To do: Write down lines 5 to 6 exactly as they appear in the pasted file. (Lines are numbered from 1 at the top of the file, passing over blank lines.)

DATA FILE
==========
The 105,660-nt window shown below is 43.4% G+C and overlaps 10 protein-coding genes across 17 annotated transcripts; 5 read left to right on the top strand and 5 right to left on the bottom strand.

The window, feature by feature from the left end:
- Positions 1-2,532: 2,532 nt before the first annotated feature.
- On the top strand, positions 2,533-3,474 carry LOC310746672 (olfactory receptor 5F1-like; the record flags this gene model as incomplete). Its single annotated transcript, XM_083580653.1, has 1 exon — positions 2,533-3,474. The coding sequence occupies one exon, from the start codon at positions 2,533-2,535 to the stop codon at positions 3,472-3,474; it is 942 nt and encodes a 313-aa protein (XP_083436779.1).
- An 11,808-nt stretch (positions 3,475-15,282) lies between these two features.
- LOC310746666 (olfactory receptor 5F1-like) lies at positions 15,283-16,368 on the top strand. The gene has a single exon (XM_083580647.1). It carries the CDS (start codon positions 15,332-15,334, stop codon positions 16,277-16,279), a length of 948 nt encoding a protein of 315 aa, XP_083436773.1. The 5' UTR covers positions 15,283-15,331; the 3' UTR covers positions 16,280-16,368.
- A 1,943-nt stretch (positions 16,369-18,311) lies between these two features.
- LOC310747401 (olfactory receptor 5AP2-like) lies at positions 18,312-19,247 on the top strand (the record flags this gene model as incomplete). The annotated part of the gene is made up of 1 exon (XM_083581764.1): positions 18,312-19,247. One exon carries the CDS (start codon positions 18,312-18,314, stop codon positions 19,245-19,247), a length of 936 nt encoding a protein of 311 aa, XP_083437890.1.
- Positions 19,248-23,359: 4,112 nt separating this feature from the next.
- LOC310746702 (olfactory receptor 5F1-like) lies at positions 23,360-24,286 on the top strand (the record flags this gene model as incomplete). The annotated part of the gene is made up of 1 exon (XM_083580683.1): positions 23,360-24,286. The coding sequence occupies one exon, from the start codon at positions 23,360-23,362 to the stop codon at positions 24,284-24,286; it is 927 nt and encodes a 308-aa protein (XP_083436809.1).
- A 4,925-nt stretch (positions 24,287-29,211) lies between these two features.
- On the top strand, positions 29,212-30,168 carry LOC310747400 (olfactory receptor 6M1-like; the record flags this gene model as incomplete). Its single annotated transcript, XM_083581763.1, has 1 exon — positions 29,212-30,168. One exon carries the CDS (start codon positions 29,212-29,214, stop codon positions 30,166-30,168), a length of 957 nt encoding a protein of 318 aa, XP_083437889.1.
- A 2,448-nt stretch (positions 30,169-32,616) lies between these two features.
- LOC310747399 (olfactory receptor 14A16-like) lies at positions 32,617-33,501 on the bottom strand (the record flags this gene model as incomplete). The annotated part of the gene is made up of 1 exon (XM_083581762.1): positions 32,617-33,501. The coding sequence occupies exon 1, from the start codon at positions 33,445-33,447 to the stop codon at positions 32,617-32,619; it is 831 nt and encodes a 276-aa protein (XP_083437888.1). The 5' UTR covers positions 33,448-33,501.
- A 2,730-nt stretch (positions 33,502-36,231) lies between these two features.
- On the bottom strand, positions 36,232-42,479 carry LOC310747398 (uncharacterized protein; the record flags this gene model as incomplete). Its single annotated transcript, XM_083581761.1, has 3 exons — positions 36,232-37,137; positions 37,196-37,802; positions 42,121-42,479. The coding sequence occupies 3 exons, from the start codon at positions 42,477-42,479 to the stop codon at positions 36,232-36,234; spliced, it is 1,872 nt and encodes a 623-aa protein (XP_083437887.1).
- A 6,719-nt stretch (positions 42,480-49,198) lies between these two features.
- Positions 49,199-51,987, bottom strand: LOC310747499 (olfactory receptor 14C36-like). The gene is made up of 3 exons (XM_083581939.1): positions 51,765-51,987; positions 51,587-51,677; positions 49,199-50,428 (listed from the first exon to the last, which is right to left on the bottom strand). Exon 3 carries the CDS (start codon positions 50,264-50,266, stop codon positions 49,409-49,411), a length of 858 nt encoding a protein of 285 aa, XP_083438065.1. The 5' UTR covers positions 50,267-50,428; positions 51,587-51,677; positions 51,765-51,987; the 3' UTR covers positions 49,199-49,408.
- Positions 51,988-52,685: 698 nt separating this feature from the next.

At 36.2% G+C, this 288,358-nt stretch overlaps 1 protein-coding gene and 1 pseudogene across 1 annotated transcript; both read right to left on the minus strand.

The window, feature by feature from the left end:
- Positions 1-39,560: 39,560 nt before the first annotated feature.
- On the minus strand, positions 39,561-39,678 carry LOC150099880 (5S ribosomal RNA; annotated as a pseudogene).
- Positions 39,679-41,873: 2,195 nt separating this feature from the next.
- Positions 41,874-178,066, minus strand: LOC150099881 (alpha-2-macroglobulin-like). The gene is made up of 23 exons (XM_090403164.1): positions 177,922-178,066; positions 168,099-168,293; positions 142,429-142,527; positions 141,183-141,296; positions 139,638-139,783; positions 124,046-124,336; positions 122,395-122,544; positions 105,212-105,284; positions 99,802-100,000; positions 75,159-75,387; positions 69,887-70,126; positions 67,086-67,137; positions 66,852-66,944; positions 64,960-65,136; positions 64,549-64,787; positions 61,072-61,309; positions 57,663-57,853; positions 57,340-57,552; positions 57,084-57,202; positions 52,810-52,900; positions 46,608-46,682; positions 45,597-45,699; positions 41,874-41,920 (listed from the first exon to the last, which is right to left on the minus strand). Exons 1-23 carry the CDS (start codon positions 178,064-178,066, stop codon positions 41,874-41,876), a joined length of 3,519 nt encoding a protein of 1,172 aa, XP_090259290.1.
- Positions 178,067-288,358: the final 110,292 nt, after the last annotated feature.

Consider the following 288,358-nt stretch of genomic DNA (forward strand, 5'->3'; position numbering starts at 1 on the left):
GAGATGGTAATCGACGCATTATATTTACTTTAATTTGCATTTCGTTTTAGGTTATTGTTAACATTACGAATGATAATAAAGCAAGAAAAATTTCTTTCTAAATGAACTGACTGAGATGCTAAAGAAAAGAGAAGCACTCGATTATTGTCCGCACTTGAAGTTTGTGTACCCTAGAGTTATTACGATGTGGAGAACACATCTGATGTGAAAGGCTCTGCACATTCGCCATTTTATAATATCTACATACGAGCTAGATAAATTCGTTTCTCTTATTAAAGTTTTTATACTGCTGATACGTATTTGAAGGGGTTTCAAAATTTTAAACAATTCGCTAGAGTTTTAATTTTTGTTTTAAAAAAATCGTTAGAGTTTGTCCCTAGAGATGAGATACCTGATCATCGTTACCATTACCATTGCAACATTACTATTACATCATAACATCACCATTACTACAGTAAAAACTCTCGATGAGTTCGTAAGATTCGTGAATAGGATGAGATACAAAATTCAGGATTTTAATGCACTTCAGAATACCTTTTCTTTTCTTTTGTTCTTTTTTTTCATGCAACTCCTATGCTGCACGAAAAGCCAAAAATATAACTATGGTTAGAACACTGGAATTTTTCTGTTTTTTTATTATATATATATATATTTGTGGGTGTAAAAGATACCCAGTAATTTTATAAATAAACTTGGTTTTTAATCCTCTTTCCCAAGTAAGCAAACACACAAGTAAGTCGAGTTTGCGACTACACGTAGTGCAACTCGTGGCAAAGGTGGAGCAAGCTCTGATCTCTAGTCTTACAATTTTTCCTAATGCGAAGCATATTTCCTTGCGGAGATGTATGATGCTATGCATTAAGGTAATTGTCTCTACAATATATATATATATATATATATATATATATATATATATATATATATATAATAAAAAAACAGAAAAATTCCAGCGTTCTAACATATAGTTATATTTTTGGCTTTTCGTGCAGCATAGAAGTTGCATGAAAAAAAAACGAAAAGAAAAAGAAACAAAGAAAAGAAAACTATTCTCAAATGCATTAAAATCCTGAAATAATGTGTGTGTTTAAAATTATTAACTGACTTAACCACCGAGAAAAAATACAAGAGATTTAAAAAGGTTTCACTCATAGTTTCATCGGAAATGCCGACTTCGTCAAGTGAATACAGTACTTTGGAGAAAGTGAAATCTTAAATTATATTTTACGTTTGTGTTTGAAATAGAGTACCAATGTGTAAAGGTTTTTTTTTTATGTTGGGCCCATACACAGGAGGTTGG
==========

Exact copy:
- An 11,808-nt stretch (positions 3,475-15,282) lies between these two features.
- LOC310746666 (olfactory receptor 5F1-like) lies at positions 15,283-16,368 on the top strand. The gene has a single exon (XM_083580647.1). It carries the CDS (start codon positions 15,332-15,334, stop codon positions 16,277-16,279), a length of 948 nt encoding a protein of 315 aa, XP_083436773.1. The 5' UTR covers positions 15,283-15,331; the 3' UTR covers positions 16,280-16,368.